Yesterday I had started reading ‘Homage to Catalonia’ by George Orwell, an account of his time spent in the militia during the Spanish civil war. I found it really moving that I happened to be reading about the time his unit spent in the hills around Zaragoza just as our train was going through Zaragoza.

Maria Zambrano is another beautiful inter-city station, and we easily found our way out to the taxi rank. In fact it isn’t really a rank, but about four parallel rows of taxis stretching back into the distance, organised brilliantly by the drivers themselves. We wove our way to about the third row, and our driver put our bags in the boot but when Max asked for the Molina Lario Hotel he groaned, sighed, slapped his forehead and generally kept up this kind of passive-aggressive commentary on his bad luck at having drawn us as his short straws for the day. What did he expect? A lucrative fare to, say, Madrid, instead of 1.5 km round the corner? He offloaded us at the end of the square and pointed out with a grunt where the hotel was. ‘Have you got my wallet?’ asked Max as the taxi pulled away, but without waiting for an answer he rushed after it and banged on the window. Luckily the driver had been stopped by the traffic from whizzing out into the main street, so the wallet was safely retrieved. Whew! Glad it was him and not me this time.

We checked in to the hotel which had been booked for us by Kim at Flight Centre, and found our way to our nice but fairly small room on the 2nd floor. I was a bit disappointed that it looked out into the atrium – although this time a large, light and airy one – rather than having a view from, say, the 6th floor over the harbour, but it is still pretty nice.

It was a beautiful warm afternoon so we decided to go for a walk along the waterfront. This is also the wharf for cruise boats, and there is a recently refurbished wide covered walkway which runs beside the harbour for a few hundred metres. At one end is what looks like a commercial port area, and at the end towards which we walked there are high rise apartment blocks.

We walked to this end, then crossed over into a lovely park, planted with all sorts of trees; lots of palms of course as well as cyprus and others. There are paths, gardens and hedges, and several permanent stalls selling drinks. We recognised where we had sat at one of these when Kevan, our photo tutor, brought us to Malaga during our last trip to Torrox.

We came back to the hotel and decided to have drink on the 8th floor with its rooftop pool and bar. The view is great, over the harbour in one direction, and very close to the cathedral in the other. It was quite busy, and despite the view, we felt nostalgic for Alaire in Barclona. After a beer, we had a bit of a rest before dinner.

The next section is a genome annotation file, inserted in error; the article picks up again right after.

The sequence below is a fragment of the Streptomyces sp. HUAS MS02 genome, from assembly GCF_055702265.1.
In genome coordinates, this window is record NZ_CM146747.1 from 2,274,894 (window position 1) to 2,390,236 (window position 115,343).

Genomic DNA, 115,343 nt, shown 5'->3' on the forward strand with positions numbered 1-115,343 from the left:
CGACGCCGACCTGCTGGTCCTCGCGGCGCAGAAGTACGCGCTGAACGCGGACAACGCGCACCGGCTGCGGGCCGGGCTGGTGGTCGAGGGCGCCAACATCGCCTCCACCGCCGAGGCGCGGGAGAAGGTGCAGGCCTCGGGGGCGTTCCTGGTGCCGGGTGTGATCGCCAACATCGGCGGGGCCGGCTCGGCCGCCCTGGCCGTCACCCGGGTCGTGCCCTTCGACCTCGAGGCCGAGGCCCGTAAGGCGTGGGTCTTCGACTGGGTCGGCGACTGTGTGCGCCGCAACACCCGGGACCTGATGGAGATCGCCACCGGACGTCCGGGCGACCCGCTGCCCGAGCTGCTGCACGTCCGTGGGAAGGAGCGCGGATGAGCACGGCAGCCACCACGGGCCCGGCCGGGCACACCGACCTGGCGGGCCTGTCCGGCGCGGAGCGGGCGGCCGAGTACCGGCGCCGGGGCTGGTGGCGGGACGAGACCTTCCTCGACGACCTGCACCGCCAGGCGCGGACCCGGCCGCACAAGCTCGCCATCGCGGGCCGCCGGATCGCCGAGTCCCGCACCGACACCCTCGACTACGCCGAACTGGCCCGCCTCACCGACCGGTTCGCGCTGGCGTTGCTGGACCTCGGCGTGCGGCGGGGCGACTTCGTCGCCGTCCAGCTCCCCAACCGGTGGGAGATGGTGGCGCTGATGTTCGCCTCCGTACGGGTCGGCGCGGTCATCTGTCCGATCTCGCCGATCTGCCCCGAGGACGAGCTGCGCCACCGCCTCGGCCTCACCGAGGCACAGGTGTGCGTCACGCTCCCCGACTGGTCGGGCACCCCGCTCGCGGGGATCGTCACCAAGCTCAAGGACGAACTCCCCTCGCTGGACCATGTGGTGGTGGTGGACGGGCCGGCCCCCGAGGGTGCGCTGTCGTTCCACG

We decided to have dinner at the hotel, in the pleasant El Café de Bolsa restaurant on the ground floor and spreading out into the atrium. We had a seat outside, and almost had the entire restaurant to ourselves. We had an entrée of tostas con tomate, toasted bread with olive oil and a kind of tomato salsa. I’m going to have a shot at making something like it when we get home, as it is very simple and delicious. Unfortunately I don’t think the bread will be as good. Max then had sirloin steak, and I had entrecote. His was really good, but mine was a little tough and gristly although the sauce, and the layered potato slice with it, were nice. Double espresso for Max and a single for me.

Back to the room about 9.30 to do battle with the shower. The control is under the shower head so you get cold water on your hair when you turn it on. The shower is over the bath and the plastic bath has a bulge in the bottom so you tend to slide around with soap on your feet. But the worst thing is the mixer control. I think for any setting it ranges from 46°C to 20°C with the average about 35°C so it is almost always too cold but very occasionally it is too hot, passing with great rapidity through the right range. 'Just another continental shower', says Max.


Somewhere between Barcelona and Malaga
Somewhere between Barcelona and Malaga
Somewhere between Barcelona and Malaga
Somewhere between Barcelona and Malaga

1 Comment

September 17, 2017
I think you bought the orange and Max the sandwich?

Sounds like you are having some great Spanish adventures:-)